350 pages. $21. Timing? Peter Benchley's got it. The guy who brought you "Jaws" knows that right now -- midsummer -- is just the time to bring out another novel about the terrors that abound in the deep blue sea.
What we have here is your quintessential beach reading: absorbing without being demanding, threatening enough to inspire a thrill of terror as you glance up from your blanket on the sand and gaze out into the fathomless ocean.
Yet it's remote enough so that it's no problem to swallow your fears and keep on turning the pages.
The scene is Bermuda. The villain is a giant, squidlike monster that attacks boats and eats people. The hero is a down-on-his-luck fisherman with the unlikely name of Whip Darling.
Stir in some hapless victims -- one of the things that Mr. Benchley does best is sympathetically paint these doomed characters with a few deft strokes -- an obsessed scientist, a millionaire whose children ended up as dinner for the monster.
Result: a totally predictable but nonetheless entertaining novel that is sure to be showing up on beach blankets this summer from Maine to Florida. Elizabeth George's fourth mystery actually is a "prequel," giving us a glimpse into the earlier life of her series' hero, Detective Inspector Thomas Lynley.
With his fiancee, Deborah Cotter, and a couple of their friends, Thomas has returned to his family home in Cornwall to celebrate his engagement. He didn't count on his drug-addled younger brother, Peter, showing up -- or on the grisly murder of a local journalist.
As if that weren't enough to spoil the party, Thomas finally is forced to confront his estranged mother, whom he hasn't forgiven for having an affair while her husband lay on his deathbed. Their mutual concern for Peter finally coaxes them into an uneasy truce.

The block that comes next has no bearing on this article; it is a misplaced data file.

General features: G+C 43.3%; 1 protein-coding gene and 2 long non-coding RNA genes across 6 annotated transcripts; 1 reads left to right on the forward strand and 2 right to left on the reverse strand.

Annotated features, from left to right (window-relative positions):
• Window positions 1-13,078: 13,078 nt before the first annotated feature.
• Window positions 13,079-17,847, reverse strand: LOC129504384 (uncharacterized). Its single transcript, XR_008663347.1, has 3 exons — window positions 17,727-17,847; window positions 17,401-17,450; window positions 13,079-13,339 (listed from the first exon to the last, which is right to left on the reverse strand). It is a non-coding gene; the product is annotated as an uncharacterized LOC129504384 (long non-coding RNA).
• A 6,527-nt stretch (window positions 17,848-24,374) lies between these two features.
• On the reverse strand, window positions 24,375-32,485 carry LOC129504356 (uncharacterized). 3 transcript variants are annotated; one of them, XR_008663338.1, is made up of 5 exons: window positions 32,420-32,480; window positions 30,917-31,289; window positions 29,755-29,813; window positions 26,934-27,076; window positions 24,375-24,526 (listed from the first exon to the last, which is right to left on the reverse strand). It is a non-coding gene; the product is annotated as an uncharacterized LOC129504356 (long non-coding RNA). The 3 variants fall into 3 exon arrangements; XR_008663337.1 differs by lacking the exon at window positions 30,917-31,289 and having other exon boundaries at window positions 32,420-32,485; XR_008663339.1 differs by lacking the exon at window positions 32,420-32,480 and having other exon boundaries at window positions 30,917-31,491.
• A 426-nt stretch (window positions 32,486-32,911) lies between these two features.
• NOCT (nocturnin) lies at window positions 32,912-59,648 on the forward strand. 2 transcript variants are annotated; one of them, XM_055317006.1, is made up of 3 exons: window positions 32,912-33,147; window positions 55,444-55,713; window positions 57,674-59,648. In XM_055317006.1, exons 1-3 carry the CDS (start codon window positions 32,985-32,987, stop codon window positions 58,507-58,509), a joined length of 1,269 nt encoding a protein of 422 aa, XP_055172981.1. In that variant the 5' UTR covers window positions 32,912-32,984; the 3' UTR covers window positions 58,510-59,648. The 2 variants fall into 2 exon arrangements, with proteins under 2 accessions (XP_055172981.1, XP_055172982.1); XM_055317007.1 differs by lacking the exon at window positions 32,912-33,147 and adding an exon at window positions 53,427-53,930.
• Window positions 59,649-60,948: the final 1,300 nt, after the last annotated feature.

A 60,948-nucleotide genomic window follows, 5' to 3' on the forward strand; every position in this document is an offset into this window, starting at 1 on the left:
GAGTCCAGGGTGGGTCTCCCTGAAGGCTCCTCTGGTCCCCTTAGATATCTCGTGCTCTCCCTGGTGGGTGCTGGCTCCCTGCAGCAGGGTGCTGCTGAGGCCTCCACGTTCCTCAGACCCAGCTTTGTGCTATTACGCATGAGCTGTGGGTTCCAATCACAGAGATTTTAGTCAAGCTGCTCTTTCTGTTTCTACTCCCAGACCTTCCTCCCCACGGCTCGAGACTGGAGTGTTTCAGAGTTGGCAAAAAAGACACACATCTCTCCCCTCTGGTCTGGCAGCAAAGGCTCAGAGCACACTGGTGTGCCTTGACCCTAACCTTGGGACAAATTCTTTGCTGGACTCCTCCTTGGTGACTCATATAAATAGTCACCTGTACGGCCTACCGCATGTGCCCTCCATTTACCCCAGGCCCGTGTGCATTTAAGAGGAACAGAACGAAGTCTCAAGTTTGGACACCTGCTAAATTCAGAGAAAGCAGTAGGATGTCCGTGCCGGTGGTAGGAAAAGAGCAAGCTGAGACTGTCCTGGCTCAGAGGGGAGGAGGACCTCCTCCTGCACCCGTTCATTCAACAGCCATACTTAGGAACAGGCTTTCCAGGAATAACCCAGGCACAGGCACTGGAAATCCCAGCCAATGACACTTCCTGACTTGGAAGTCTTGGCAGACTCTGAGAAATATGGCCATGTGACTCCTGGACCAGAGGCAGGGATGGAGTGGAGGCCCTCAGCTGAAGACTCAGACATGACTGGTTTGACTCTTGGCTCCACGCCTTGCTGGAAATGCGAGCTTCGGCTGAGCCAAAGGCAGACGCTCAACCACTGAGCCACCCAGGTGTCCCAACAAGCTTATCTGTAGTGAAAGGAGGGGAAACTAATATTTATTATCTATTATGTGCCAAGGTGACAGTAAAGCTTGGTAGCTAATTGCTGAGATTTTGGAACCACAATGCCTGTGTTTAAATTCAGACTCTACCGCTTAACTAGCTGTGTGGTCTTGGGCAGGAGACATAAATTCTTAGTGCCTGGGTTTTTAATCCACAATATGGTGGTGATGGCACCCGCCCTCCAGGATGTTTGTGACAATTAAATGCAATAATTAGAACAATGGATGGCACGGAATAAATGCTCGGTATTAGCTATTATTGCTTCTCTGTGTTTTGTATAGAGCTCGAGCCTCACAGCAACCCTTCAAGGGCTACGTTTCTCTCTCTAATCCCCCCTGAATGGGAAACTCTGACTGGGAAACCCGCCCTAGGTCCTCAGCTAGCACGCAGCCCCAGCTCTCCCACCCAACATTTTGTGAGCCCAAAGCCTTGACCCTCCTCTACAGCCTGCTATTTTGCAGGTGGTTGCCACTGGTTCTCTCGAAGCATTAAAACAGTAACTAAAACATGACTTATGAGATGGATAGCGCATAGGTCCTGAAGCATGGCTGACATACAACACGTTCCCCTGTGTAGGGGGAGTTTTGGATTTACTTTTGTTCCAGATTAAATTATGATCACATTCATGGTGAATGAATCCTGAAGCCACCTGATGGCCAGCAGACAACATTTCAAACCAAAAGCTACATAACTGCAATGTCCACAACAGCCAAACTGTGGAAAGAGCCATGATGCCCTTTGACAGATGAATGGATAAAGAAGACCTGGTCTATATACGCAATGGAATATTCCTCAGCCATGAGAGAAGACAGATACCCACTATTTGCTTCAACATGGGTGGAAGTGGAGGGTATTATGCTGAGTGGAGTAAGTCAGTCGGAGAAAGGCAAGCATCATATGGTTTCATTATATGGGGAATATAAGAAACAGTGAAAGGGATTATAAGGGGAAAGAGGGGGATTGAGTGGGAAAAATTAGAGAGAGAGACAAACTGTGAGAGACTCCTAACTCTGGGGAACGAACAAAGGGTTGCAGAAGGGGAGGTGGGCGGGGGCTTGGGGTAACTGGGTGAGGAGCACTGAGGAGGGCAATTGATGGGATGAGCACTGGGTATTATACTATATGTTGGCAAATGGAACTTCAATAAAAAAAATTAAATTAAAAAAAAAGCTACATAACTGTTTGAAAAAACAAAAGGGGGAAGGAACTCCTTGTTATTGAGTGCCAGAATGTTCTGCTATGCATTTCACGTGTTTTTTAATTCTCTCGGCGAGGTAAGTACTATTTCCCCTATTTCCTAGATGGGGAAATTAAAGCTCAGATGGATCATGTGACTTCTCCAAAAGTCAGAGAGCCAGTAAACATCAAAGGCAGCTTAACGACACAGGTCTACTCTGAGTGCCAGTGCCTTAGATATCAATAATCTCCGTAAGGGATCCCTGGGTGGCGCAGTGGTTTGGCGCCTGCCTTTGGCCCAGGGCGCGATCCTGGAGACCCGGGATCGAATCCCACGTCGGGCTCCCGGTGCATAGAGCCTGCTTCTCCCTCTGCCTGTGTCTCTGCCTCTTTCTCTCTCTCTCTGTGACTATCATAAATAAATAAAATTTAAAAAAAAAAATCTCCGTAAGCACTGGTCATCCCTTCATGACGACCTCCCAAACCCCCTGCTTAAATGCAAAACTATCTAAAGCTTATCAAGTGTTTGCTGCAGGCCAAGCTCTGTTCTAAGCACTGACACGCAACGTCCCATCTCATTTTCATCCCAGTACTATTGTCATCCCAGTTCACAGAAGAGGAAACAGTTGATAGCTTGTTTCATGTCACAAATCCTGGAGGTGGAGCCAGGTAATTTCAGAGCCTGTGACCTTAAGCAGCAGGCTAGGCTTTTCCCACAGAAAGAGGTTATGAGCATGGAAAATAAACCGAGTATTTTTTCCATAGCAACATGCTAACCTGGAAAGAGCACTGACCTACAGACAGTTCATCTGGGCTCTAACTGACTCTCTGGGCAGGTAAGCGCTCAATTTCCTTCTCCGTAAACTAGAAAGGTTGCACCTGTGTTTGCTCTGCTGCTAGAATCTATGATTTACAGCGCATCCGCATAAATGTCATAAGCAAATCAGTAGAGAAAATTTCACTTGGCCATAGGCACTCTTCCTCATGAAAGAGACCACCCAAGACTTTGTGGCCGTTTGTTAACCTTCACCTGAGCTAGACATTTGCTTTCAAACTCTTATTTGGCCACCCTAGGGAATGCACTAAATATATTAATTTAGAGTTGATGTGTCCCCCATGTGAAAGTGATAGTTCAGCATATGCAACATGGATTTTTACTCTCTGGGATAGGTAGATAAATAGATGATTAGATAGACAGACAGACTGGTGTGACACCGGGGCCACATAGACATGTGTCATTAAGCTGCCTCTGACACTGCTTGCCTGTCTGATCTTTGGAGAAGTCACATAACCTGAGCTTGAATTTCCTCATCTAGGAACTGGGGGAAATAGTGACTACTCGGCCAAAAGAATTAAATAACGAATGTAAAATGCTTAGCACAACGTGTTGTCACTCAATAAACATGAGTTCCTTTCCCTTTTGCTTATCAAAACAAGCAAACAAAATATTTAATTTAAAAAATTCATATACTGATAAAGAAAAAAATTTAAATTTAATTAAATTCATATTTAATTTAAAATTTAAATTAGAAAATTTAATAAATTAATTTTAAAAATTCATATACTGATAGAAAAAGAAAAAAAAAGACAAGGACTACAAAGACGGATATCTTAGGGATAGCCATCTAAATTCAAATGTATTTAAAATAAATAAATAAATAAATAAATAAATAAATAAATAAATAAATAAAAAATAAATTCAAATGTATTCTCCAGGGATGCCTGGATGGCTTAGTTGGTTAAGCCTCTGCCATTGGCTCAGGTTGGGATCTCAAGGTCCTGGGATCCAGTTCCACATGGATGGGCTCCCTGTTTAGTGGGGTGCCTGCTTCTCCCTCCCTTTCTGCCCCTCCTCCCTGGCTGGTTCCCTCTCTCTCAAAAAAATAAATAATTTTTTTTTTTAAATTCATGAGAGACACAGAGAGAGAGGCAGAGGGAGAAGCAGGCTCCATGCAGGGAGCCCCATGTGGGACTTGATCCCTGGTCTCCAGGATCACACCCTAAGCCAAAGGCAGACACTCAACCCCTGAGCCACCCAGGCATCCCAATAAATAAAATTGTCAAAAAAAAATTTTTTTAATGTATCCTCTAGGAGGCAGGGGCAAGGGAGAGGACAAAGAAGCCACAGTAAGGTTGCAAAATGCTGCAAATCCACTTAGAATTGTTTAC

The murder mystery in "A Suitable Vengeance" is insidiously intricate, but the family saga is what really makes this book such a satisfying page-turner.
Troubled families have been a staple of Ms. George's fine series of psychological mysteries, but by showing us the bitterness and tension beneath the surface of Thomas Lynley's own very proper, aristocratic family, the author sheds new light on the forces that shaped the moody detective.
Photography by Lynn Hyman
Butler, text by John B. Manbeck.
108 pages. $29.95;
The title "Coney Island Kaleidoscope" is accurate. The photographs in this book are as far removed from reality as a kaleidoscope's images.
Coney Island is exuberant, tacky, emphatic, crass and, these days, shabby. Its beauty is brassy, its charm is common.
These characteristics have been amply photographed, but while Lynn Hyman Butler's efforts to do something different are understandable, they can't be called successful.
Ms. Butler's approach is to deny Coney's down-to-earth flavor. Using photographic techniques that produce blurred images and fanciful hues, she drenches her Coney Island scenes in a dreamy, impressionistic atmosphere that says nothing truthful or insightful about the place.
The text does better. John B. Manbeck's attempts at poetic prose really don't fly, and he is often vague about what time period he is referring to -- but he knows his Coney Island, all right, and describes it with affection and enthusiasm.